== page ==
The United States of America (USA), commonly known as the United States or America, is a country composed of 50 states, a federal district, five major self-governing territories, and various possessions. At 3.8 million square miles, the United States is the world's third or fourth largest country by total area and is slightly smaller than the entire continent of Europe's 3.9 million square miles. With a population of over 327 million people, the U.S. is the third most populous country. The capital is Washington, D.C., and the largest city by population is New York City. Forty-eight states and the capital's federal district are contiguous in North America between Canada and Mexico. The State of Alaska is in the northwest corner of North America, bordered by Canada to the east and across the Bering Strait from Russia to the west. The State of Hawaii is an archipelago in the mid-Pacific Ocean. The U.S. territories are scattered about the Pacific Ocean and the Caribbean Sea, stretching across nine official time zones. The extremely diverse geography, climate, and wildlife of the United States make it one of the world's 17 megadiverse countries.

Navy Military branch of service primarily concerned with naval warfare

A navy or maritime force is the branch of a nation's armed forces principally designated for naval and amphibious warfare; namely, lake-borne, riverine, littoral, or ocean-borne combat operations and related functions. It includes anything conducted by surface ships, amphibious ships, submarines, and seaborne aviation, as well as ancillary support, communications, training, and other fields. The strategic offensive role of a navy is projection of force into areas beyond a country's shores. The strategic defensive purpose of a navy is to frustrate seaborne projection-of-force by enemies. The strategic task of the navy also may incorporate nuclear deterrence by use of submarine-launched ballistic missiles. Naval operations can be broadly divided between riverine and littoral applications, open-ocean applications, and something in between, although these distinctions are more about strategic scope than tactical or operational division.

World War I

Submarine warfare in World War I was primarily a fight between German and Austro-Hungarian U-boats and supply convoys bound for the United Kingdom, France, and Russia. British and Allied submarines conducted widespread operations in the Baltic, North, Mediterranean and Black Seas along with the Atlantic Ocean. Only a few actions occurred outside the wider European-Atlantic theatre. German submarine attacks on Allied merchant ships, especially the sinking of Lusitania, turned American public opinion against the Central Powers. The U.S. demanded it stop, and Germany did so. Admiral Henning von Holtzendorff (1853–1919), chief of the admiralty staff, argued successfully in January 1917 to resume the attacks and thus starve the British. The German high command realized the resumption of unrestricted submarine warfare meant war with the United States but calculated that American mobilization would be too slow to stop a German victory on the Western Front. [1] [2] and played a large role in the United States entering the war in April 1917.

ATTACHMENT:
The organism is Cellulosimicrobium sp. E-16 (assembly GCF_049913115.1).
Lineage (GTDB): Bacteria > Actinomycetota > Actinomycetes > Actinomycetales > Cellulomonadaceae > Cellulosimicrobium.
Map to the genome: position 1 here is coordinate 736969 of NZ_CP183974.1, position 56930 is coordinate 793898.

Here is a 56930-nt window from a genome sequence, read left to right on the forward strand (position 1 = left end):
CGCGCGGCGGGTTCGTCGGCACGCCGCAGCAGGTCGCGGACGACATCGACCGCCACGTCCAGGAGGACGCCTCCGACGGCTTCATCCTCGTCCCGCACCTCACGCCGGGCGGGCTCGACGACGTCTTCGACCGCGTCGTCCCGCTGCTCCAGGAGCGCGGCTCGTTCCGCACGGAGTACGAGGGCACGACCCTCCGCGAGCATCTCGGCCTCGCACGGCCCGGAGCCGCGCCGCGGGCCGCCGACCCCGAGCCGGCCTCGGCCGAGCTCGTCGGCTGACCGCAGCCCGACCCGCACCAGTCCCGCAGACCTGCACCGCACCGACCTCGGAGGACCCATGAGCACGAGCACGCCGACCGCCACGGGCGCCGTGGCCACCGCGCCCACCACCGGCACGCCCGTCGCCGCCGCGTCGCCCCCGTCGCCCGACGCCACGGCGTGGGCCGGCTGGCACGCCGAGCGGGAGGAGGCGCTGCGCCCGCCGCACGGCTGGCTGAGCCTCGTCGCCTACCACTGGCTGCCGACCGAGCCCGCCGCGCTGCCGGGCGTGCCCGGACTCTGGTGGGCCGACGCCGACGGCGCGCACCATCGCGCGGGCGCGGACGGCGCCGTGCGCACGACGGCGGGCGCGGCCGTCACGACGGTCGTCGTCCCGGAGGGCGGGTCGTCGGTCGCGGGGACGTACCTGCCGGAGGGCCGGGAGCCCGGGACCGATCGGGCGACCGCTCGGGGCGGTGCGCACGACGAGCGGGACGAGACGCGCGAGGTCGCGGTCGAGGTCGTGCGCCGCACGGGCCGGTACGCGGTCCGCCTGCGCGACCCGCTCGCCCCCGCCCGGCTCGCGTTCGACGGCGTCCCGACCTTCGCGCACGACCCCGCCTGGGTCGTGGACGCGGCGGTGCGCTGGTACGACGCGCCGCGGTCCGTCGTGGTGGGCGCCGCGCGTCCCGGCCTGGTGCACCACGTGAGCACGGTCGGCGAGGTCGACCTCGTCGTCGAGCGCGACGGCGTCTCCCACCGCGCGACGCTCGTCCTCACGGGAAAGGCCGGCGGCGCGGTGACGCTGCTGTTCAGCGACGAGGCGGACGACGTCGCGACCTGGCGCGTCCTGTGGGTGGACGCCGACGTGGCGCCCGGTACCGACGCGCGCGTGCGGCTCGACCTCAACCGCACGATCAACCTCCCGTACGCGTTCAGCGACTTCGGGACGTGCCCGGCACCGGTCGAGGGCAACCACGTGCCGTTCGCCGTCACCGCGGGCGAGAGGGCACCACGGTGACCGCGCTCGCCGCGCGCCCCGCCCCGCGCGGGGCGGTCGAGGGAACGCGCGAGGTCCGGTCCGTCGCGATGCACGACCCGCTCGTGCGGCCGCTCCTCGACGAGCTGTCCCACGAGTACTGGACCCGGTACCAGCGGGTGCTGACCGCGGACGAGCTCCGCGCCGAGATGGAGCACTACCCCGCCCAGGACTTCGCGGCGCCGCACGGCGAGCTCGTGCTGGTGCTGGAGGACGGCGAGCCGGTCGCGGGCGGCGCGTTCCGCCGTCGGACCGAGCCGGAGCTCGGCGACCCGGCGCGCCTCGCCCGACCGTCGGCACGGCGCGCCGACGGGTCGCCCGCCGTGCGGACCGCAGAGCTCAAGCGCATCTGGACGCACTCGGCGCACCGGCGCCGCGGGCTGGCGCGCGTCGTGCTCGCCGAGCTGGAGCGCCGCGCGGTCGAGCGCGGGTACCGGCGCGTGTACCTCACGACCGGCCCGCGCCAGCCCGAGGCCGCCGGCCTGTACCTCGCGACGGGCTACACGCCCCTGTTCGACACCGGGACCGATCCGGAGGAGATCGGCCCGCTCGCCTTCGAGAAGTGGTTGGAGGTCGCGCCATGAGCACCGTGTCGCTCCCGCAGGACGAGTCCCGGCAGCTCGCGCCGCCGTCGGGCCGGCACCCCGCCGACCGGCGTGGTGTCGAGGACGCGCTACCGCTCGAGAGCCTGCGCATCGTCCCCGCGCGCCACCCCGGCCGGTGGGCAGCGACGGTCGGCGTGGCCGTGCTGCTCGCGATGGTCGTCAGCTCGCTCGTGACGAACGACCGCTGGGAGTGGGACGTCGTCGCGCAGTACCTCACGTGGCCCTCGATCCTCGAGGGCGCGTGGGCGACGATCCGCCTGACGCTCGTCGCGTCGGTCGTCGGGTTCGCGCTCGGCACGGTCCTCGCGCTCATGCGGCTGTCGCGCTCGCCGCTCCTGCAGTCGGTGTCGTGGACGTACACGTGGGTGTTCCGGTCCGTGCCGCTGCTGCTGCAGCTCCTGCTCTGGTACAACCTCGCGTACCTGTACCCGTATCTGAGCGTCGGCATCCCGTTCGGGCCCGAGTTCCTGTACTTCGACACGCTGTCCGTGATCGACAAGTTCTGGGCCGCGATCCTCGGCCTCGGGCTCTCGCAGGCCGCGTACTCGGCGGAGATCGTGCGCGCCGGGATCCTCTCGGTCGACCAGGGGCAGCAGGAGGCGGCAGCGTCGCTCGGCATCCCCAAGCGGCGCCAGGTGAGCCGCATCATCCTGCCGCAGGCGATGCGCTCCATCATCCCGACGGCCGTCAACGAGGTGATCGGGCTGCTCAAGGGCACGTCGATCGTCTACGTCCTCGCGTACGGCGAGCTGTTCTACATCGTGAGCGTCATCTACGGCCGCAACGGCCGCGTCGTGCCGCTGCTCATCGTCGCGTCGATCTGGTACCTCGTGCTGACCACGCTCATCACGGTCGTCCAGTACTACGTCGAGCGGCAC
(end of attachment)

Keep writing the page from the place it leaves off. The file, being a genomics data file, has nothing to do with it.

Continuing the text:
U-boat German submarine of the First or Second World War

U-boat is an anglicised version of the German word U-Boot[ˈuːboːt](listen), a shortening of Unterseeboot, literally "underseaboat." While the German term refers to any submarine, the English one refers specifically to military submarines operated by Germany, particularly in the First and Second World Wars. Although at times they were efficient fleet weapons against enemy naval warships, they were most effectively used in an economic warfare role and enforcing a naval blockade against enemy shipping. The primary targets of the U-boat campaigns in both wars were the merchant convoys bringing supplies from Canada and other parts of the British Empire, and from the United States to the United Kingdom and to the Soviet Union and the Allied territories in the Mediterranean. German submarines also destroyed Brazilian merchant ships during World War II, causing Brazil to declare war on the Axis powers in 1944.

Allies of World War I group of countries that fought against the Central Powers in World War I

The Allies of World War I or Entente Powers is the term commonly used for the coalition that opposed the Central Powers of Germany, Austria-Hungary, the Ottoman Empire and Bulgaria during the First World War (1914–1918).

Baltic Sea A sea in Northern Europe bounded by the Scandinavian Peninsula, the mainland of Europe, and the Danish islands

The Baltic Sea is a marginal sea of the Atlantic Ocean, enclosed by Denmark, Estonia, Finland, Latvia, Lithuania, Sweden, northeast Germany, Poland, Russia and the North and Central European Plain.

All participants were supposed to abide by the Hague Conventions of 1899 and 1907, but this was found to be impracticable for submarines. The German government maintained the British naval blockade was illegal under international law. Initially, German submarines did attempt to comply with the prize rules, but later switched to unrestricted submarine warfare following the British introduction of Q-ships with concealed deck guns. American diplomatic pressure forced the Germans to stop this for a while, but in January 1917 Germany declared a war zone around the British Isles and sank up to a quarter of shipping entering it, until escorted convoys were introduced. [3] The sinking of HMS Pathfinder was the first combat victory of a modern submarine, [4] and the exploits of SM U-9, which sank three British cruisers in under an hour, established the submarine as an important new component of naval warfare. [5]